Good morning, and welcome to The Bulletin. In today’s edition: Some win, some lose from National reshuffle, End of Life choice bill facing crucial vote tonight, and Luxon-ad supporter lobbies against predatory lending controls.
In any reshuffle, for someone to move up, someone else has got to go down. So it has been with the National Party yesterday, who have made some quite significant changes in the wake of two of their MPs announcing they’ll be leaving at the 2020 election. One of those MPs is the highly regarded former justice minister Amy Adams.
It’s worth taking a moment to reflect on her career, as she steps away from her frontbench roles. After coming into parliament via the Selwyn electorate in 2008, she steadily became one of the top performers in the fifth National government, holding a wide range of portfolios. When Bill English left, she came very close to winning the leadership, and accepted the finance spokesperson role from Simon Bridges instead. The NZ Herald reports her comments on leaving, which are that she is desperate to spend more time with her family – watching the press conference, it actually sounded true as well, rather than just the words politicians say on the way out the door.
Her loss will almost certainly be felt significantly by National. But you might recall that I said two MPs were leaving. The other is Wairarapa MP Alastair Scott. Stuff’s Stacey Kirk covers his departure rather brutally in this column – her view is basically that he was almost certainly pushed out by an extremely unsatisfied party. He inherited a seat that had been made safe for National, and would probably have lost it to Labour’s Kieran McAnulty had NZ First’s Ron Mark not split the vote. Mr Scott has accomplished almost nothing of note in parliament, but he too will be sticking around until 2020, so there’s still time to draw a salary and eat his lunch.
The reshuffle has opened up new opportunities in the finance role for list MP Paul Goldsmith. He has primarily been known for three things: writing biographies of other politicians and business leaders, telling Epsom voters not to vote for him, and repeatedly hammering how provincial growth fund money is being spent. That last one is crucial, because one thing Amy Adams hasn’t really been able to do is paint the government’s spending as wasteful or weird, which will be a key point of attack for the National party going into the election. It could also signal a shift back to a more hardline, flinty economic policy within National, reports Politik, as Goldsmith’s economic views aren’t a long way away from the likes of Ruth Richardson or Don Brash.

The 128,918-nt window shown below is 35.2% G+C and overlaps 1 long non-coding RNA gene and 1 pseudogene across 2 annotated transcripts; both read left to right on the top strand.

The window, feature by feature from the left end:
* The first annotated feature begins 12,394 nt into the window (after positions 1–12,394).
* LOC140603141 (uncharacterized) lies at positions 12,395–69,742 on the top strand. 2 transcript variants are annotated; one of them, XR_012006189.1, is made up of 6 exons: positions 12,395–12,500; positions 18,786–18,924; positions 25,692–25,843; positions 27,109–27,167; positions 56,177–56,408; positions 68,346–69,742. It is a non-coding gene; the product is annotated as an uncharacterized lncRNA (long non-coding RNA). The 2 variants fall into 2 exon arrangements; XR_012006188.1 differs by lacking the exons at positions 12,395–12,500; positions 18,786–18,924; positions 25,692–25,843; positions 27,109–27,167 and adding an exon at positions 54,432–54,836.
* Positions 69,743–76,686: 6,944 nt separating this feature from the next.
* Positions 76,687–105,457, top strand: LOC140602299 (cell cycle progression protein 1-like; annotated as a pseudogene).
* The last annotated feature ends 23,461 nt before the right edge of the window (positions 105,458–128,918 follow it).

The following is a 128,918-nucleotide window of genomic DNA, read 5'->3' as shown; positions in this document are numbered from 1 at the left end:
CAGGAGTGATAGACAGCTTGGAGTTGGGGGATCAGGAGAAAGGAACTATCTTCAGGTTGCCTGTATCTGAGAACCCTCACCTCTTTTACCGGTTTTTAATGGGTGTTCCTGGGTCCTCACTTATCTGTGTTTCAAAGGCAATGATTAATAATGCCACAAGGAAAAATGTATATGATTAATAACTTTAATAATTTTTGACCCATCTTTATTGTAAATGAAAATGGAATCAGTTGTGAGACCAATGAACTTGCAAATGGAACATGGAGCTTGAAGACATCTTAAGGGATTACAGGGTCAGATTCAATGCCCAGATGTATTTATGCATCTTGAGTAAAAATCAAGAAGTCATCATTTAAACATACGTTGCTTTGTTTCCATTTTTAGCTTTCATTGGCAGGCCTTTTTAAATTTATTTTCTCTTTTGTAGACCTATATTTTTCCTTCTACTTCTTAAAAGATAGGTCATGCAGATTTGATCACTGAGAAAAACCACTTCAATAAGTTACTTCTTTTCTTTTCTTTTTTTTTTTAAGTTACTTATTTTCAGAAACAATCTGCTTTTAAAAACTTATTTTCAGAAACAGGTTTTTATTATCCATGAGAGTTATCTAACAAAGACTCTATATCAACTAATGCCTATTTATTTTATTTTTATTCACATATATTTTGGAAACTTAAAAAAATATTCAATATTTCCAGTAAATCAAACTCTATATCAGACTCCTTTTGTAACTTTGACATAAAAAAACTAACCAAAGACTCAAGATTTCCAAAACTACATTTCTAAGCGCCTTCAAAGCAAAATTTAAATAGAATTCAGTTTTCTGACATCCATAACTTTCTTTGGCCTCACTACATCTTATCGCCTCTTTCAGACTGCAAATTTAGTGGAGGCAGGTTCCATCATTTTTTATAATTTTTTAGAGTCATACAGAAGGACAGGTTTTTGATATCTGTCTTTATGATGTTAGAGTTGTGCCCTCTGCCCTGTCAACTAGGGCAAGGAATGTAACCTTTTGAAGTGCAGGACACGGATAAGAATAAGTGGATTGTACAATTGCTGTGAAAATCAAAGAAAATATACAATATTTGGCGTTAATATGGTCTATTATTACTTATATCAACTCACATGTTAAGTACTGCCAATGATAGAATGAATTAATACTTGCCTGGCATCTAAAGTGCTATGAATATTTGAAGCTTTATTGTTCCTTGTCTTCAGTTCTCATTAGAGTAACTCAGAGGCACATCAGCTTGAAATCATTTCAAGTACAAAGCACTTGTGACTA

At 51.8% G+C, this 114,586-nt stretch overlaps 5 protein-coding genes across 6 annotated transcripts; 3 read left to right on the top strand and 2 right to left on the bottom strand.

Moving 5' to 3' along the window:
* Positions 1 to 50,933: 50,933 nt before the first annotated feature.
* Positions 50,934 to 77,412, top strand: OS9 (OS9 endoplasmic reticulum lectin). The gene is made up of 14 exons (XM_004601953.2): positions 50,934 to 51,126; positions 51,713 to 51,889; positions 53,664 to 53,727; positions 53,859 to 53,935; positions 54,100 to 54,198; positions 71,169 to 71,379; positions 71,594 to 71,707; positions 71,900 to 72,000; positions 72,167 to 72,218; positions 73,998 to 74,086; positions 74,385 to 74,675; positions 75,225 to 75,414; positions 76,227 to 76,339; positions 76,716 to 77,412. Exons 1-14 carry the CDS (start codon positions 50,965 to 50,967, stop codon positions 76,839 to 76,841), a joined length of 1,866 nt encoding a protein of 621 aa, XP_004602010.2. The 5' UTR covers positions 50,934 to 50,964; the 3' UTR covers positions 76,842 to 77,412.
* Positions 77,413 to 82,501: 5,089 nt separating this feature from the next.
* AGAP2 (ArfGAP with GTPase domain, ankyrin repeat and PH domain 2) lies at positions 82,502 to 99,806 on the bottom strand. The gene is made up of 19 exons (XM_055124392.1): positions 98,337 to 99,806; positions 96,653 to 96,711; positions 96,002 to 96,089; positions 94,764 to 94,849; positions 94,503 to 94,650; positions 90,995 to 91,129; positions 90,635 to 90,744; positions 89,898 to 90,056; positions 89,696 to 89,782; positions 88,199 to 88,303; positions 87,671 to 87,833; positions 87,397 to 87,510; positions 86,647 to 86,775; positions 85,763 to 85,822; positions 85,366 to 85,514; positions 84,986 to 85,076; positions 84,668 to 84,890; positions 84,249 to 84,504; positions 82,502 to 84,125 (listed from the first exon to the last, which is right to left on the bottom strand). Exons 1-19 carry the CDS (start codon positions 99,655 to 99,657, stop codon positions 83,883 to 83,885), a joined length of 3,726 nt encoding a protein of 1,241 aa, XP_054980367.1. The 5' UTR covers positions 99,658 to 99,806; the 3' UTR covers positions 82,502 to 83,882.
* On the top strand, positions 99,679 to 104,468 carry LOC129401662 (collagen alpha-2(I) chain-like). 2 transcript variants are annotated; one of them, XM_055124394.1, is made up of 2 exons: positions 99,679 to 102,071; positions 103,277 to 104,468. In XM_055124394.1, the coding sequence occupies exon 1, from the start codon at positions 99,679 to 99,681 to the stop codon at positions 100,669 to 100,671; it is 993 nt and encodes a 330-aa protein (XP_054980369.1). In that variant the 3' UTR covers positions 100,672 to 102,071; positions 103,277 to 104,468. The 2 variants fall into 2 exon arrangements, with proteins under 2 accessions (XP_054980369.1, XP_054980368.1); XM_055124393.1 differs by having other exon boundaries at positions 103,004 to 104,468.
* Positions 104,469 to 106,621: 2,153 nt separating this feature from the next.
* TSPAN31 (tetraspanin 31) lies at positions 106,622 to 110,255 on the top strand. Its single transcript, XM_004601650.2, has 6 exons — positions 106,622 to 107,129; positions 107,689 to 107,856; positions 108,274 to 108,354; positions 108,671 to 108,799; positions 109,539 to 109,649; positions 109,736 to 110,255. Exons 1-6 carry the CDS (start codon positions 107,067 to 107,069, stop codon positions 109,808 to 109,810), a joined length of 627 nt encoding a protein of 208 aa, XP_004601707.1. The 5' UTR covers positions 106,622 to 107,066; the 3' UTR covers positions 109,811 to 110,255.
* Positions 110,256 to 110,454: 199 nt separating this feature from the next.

There were other winners and losers too – but one who stands out is Judith Collins. She lost the infrastructure portfolio, reports Stuff, after a few months of rising in the preferred PM stakes to equal, and sometimes even beat Bridges. As Stuff put it, “it’s understood relations between Bridges and Collins remain frosty after perceived signs of disloyalty from Collins earlier this year.” Writing yesterday, I felt the work of Collins in opposition deserved further elevation – clearly it wasn’t to be.
Hutt South MP Chris Bishop, a former Bridges opponent, has by contrast received a big promotion, moving into the shadow cabinet and picking up the transport and regional development portfolios. Other moves of note include Gerry Brownlee picking up foreign affairs, Todd Muller getting forestry to go with his climate change responsibilities, and Jo Hayes becoming Māori affairs and treaty negotiations spokesperson. There have been various bits of commentary suggesting the reshuffle puts more questions around Bridges’ leadership, but
Remember, Labour too has a reshuffle coming, looking likely for tomorrow. Regardless of what happens, it seems impossible to imagine the moves will be as significant as National’s have been. Party supporters will say that’s because big moves aren’t needed – Simon Bridges though says that’s because Labour don’t have the depth of talent to promote.
Finally, I don’t want to overhype our Cricket World Cup podcast The Offspin too much, but ponder this: Our most recent episode included Labour list MP in Wairarapa Kieran McAnulty and National’s Chris Bishop. And now look at them – Bishop has shot up the rankings and McAnulty has an open seat to run in, just a few days later. All I’m saying – let’s not rule out the possibility that coming on the podcast has changed the course of their careers.
The End of Life Choice bill is expected to pass a second reading tonight, but the numbers could be close. At last count, Checkpoint had a tally of 54 MPs in favour of the bill, which would allow voluntary euthanasia. That still leaves it in the hands of undecided MPs, and there would still be a final reading to get through after that. The story I’ve linked to here by the way is an extremely comprehensive guide to not only the votes, but the arguments that are being made for and against by medical professionals, international advocates and legal experts.
The guy behind the strange ad supporting Christopher Luxon for National leader has been revealed as payday lender Steve Brooks. As The Spinoff’s Maria Slade reports, in the same week he placed the ad, he was also lobbying against controls on predatory lending. Mr Brooks owns fringe lenders Moola and NeedCashToday, the former of which charges ridiculously high annualised interest rates. Unsurprisingly, and this bears repeating from Monday, National say they have absolutely nothing to do with the ad being placed.